Your body is this super awesome machine that's completing like I dunno a billion chemical reactions a day. It's what takes you through life. It's what creates life. It's the body that's helped you build your career and your life. If you're able-bodied, it allows you to talk, walk, run, cook, clean, play music, explore, travel, or have sex.

Since you're stuck hanging out in this body, why not love it? Why not appreciate it? Why not take care of it instead of yelling at it like a mean nun at a Catholic school in the 50s? 

Being mean to your body is not actually making you thinner. So, please just stop. 






Is it bad to accept your body?

Is it bad to accept your body?

What if you decided to accept yourself? 

I just recently went to go see Joy in the movie theatres. (SPOILER ALERT) The film was your standard Cinderella story. A young female entrepreneur overcomes the odds and becomes successful and rich and beautiful. It's the story of the American Dream. And, if you live in the United States of America, it's something we've all been taught to believe in. 

I won't unpack that one. John Oliver has already very much unpacked that idea on his popular HBO show. 

I think part of the appeal of the weight loss story is that many people see it as a viable American dream. It seems more realistic. It seems within reach. I mean, planet fitness is only like, what? $10/month?

You just go to the gym and eat vegetables and voila! Perfect body, right? 

If that were true, the diet industry wouldn't be a billion dollar industry.

It's not necessarily weight gain


You know when you've just eaten something and you feel like you've transformed from a human being into a manatee. And not a calming manatee.

It seems like you have a little food baby inside you that is quickly taking over your cells a la Prometheus. And here's the sentence that comes out of your mouth:

"Ugh. I'm fat."

Being uncomfortably full does not mean you've ruined your life, that you're having an alien baby or that you are slowly turning into a large sea mammal. Although that might be pretty cute. Before I found intuitive eating, this uncomfortable feeling of being really, really, really full was synonymous with guilt. But it doesn't have to be.

Here's what it could be instead:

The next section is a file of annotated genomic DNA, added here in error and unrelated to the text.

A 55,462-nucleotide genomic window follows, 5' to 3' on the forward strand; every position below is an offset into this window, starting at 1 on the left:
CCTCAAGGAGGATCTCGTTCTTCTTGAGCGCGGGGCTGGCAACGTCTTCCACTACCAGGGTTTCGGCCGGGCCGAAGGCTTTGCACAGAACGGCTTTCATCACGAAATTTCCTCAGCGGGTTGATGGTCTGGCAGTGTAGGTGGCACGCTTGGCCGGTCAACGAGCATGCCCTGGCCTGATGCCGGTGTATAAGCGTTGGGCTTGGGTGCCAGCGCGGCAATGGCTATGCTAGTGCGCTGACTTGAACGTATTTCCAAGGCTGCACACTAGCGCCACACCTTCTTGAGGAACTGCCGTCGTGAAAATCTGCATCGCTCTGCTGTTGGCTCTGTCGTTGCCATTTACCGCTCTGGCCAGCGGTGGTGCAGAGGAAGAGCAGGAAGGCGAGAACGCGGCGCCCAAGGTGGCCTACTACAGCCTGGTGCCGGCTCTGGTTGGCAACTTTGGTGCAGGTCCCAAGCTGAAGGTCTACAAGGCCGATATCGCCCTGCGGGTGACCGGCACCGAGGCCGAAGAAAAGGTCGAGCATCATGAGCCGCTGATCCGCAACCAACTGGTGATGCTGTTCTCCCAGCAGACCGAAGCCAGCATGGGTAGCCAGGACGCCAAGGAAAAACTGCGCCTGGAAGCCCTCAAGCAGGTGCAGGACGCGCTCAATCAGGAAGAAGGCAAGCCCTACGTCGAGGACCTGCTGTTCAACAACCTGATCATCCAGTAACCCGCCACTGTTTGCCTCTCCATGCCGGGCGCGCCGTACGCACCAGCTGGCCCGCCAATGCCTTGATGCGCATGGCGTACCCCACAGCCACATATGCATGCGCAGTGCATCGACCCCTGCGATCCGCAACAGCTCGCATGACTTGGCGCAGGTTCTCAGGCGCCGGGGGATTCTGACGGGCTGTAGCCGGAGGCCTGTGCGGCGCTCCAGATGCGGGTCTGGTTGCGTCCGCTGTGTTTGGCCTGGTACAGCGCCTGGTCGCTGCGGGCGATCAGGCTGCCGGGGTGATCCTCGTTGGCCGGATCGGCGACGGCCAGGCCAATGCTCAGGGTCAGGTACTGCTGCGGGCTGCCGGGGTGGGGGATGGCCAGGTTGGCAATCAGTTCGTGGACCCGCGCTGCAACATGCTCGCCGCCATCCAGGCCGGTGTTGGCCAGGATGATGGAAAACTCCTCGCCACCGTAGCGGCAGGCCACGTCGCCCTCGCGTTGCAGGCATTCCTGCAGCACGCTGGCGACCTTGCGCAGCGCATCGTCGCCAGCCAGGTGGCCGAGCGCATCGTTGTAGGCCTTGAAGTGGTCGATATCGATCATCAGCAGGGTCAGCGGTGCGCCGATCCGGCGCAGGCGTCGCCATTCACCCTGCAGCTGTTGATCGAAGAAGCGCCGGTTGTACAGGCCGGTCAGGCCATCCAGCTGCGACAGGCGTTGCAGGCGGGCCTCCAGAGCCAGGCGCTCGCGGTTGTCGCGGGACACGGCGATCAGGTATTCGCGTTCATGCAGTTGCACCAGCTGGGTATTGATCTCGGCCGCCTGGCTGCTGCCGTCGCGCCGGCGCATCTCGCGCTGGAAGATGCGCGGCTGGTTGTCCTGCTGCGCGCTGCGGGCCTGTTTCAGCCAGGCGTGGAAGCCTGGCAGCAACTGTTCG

1. Feeling too full doesn't necessarily mean that you ate "too many" calories. 

Sometimes, you eat rice, drink too much water and the rice expands in your stomach. Sometimes, you're digging into a large helping of Brussels Sprouts and the fiber makes you bloated and gassy. Sometimes, you eat something spicy and the water you drink to wash it down fills you up.Sometimes, if you're voraciously hungry for Grandma's famous holiday recipe and you eat it all without chewing, your stomach reacts badly because it has to do the extra digestion that your mouth and saliva were supposed to do. 

This is why many ayurvedics  recommend that you drink water prior to eating or drink small sips instead of gulping it down. Rice expands in water, fiber fills you up and gulping down a drink instead of chewing your food can cause a back-up in your stomach. According to webMD, soluble fiber increases digestive flora in your intestines which creates more gas in your tummy, too.

If you've filled up on water or fiber, chances are you didn't eat "too many" calories as most fibrous foods and water actually don't have a lot of calories.

2.  Your body likes homeostasis AKA staying the same. 

The main reason people say diets don't work is due to set point theory. This is the idea that your body has a genetic blueprint for what is a healthy weight range for you. That means if you start to fall below that number, you body slows down its metabolism and works really hard to maintain the weight that your DNA is telling it to maintain. Ergo, you keep eating less but you "hit a plateau" in terms of weight loss. 

Really, restriction is what sets you up for weight gain because it slows down your metabolism thinking your body believes it's caught in a famine. So, as long as you're eating regularly leading up to a big meal, your body will likely do the same set-point thing it does to protect you from weight loss and speed up metabolism to accommodate that extra food. 

3. Maybe you needed more food. 

The Ancel-Keys study showed how restricting food can actually lead to a binge. If all you ate in a day was an egg and lite salad, you might be starving by 6 PM. If you go to dinner hungry, you will probably leave super full. 

Eating more at night is really just your body getting its daily calorie intake. Holiday shopping or house cleaning or just being in the hustle and bustle of living your life can distract you from your body's natural hunger signals so you might have some extra calories to make up for when it's time to hit the feast.

4. Overeating once may not lead to permanent weight gain.

I'll admit that the perfectionist inside of me really struggled with writing that last sentence. I was totally there with you, dear reader. I think the question that used to pop into my head was, "What if it does, though?" I have been scare-mongered for years by women's magazines about how the 1-2 pounds that I gain during Christmas will slowly add up over the years.

In fact, your weight fluctuates for lots of reasons on a daily, weekly, monthly and even quarterly basis that may not be even related to the quantity of food you consumed. Your body might simply be doing the work of surviving, adding and subtracting water and other fluids and particles. 

In the past few years, I've practiced intuitive eating and my weight has felt more stable than ever. I can't say for certain because I don't weigh myself much any more. When I do, I find it hasn't changed much. It definitely helps that I don't check very often. ; )

So enjoy the bacon-wrapped dates and jump into the pool of holiday feasts without worrying about turning into a manatee.